Then you moved on to the prestigious National Gallery in London?
Yes, I became the director of the National Gallery in 2002 and of course the collection of the National Gallery ends in 1900 so by definition you’re not dealing with contemporary art. Actually you’re dealing with owners and dealers so each acquisition is unspeakably complicated. But if you’re successful it is highly interesting, and I enjoyed acquiring the Madonna of the Pinks by Raphael. Although it was a very long process of negotiation.
You have worked in many venerable art institutions! Because then you moved on to the Royal Academy of Art.
Yes, after that I moved to the Royal Academy in 2007. I thought that it would be a good way to be involved with contemporary art practice.
Do you remember any early influences, perhaps in childhood that made you get interested in art?
My older brother thought correctly that my parents didn’t have much interest in the visual arts and he took it upon himself to act as a surrogate father. I took a scholarship at Marlborough and I had to write a long essay—it seems odd now, as I was only 13. My brother got me to do it on monumental brasses. So I spent two years going around medieval churches all around Britain doing brass rubbing.
Can you remember the very first piece of art you ever owned?
That’s difficult. But when I was at the V&A, the Crafts Council had a shop there and I used to buy Christmas presents and one of the things I am incredibly pleased to have bought is a Phil Eglin.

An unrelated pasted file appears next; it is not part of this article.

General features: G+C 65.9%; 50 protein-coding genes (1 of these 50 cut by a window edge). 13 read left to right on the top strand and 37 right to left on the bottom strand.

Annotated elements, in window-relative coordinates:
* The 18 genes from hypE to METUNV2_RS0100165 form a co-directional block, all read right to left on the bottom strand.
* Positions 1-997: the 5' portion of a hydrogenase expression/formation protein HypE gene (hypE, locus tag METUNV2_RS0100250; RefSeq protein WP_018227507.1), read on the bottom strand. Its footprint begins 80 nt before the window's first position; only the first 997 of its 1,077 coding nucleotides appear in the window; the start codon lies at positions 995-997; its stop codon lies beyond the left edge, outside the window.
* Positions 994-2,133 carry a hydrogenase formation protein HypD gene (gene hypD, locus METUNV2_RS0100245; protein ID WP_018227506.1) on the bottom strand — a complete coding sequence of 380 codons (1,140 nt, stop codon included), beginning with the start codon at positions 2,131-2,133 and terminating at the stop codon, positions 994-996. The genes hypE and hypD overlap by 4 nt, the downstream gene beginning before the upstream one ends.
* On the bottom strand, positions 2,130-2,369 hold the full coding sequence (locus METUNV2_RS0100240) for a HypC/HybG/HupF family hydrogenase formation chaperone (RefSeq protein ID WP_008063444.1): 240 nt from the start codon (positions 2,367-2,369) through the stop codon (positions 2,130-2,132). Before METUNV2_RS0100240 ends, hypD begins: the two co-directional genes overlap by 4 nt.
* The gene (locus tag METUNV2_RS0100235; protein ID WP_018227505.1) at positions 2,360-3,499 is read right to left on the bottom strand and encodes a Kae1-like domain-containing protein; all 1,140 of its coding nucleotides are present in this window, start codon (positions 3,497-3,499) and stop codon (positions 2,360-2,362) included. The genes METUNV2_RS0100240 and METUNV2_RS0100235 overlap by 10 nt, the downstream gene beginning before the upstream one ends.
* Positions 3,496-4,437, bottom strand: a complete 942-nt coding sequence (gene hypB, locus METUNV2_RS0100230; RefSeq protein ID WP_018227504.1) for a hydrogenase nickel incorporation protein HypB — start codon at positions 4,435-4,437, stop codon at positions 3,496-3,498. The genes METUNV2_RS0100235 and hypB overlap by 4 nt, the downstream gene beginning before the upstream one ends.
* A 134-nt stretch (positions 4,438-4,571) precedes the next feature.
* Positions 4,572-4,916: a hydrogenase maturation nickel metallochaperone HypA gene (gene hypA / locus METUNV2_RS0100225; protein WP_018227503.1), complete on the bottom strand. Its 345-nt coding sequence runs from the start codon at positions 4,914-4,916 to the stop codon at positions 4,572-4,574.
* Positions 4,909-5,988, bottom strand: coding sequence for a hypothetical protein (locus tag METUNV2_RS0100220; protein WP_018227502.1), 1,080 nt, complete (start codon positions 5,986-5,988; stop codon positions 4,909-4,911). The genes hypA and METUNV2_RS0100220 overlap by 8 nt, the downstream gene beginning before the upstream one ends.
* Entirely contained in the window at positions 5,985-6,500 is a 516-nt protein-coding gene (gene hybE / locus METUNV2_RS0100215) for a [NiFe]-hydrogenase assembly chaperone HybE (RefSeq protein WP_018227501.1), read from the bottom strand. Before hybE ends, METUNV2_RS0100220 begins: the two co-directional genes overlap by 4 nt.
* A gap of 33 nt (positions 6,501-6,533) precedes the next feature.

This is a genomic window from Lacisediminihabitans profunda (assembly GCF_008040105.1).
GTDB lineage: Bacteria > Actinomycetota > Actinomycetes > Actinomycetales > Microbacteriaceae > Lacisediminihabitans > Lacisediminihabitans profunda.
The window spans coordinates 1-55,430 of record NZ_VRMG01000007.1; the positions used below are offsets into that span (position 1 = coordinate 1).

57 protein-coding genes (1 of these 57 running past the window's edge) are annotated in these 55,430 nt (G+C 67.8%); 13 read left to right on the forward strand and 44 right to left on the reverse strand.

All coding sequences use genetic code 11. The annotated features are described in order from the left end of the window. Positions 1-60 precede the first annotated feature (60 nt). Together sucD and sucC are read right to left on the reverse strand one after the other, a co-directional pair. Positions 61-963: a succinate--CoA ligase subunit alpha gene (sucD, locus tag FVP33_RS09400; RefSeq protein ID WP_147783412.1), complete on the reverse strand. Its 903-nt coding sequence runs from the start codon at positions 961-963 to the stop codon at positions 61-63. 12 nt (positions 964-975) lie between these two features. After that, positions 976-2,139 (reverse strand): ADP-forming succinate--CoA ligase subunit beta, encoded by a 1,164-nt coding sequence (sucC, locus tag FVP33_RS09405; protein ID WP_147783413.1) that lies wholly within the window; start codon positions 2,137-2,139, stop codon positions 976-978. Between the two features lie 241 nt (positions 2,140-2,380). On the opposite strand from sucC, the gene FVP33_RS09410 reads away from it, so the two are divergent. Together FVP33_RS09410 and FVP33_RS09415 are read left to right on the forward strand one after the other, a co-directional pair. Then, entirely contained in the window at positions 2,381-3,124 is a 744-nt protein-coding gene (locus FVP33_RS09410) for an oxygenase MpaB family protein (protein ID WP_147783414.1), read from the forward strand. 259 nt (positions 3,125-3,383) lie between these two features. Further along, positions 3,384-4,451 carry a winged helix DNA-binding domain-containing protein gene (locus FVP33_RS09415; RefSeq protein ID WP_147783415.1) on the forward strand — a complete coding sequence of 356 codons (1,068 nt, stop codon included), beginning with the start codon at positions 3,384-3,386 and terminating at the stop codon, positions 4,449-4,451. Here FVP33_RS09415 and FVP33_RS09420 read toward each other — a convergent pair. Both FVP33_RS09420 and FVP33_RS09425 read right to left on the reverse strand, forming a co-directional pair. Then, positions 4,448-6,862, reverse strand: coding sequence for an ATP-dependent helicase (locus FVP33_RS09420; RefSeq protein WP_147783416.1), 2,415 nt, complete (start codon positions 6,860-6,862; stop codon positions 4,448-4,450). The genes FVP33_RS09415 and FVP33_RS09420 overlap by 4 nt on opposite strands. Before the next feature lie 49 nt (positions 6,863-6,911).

Would you consider yourself a collector?
Well my wife and I never thought of ourselves as “collectors”, but over the years we’ve kind of bought things fairly consistently. We have bought quite a lot of pieces by the South African artist Hylton Nel. Of course ceramics are still not that valuable but I am very pleased we bought them. Also a wonderful painter, a wonderful person, Philip Core. He was quite a big figure in the seventies, very colorful. He was on the radio a lot. He was knowledgeable but if he didn’t know something he would make it up.
So of the works you have up in the house, could you tell me about one or two of those?
The only portraits we have up are of my sons. The rest are probably in the attic. About ten years ago, Humphrey Ocean did a portrait of our oldest son Otto. He exhibited the portrait in the RA Summer Exhibition and, not surprisingly, nobody but me wanted to buy it.
In the dining room we have three pictures by a photographic artist called John Goto, who was doing a show concerning Suffolk churches damaged by Dowsing on Cromwell’s orders. On the other side we have a small sculpture by Christopher Le Brun. I’ve known his work for a long time but was never able to afford it. When I went to the Royal Academy he had an exhibition at the New Art Centre and at the time I wanted to buy a painting but they were too large or too expensive and so he suggested I buy the sculpture, which I duly did.
Do you own any works by female artists?
We have quite a few works by Tessa Träger. Over the mantlepiece is a work by Charlotte Verity. In fact we own a lot of works by her. I also have a large photograph by Liane Lang in the bedroom.
What other works stand out?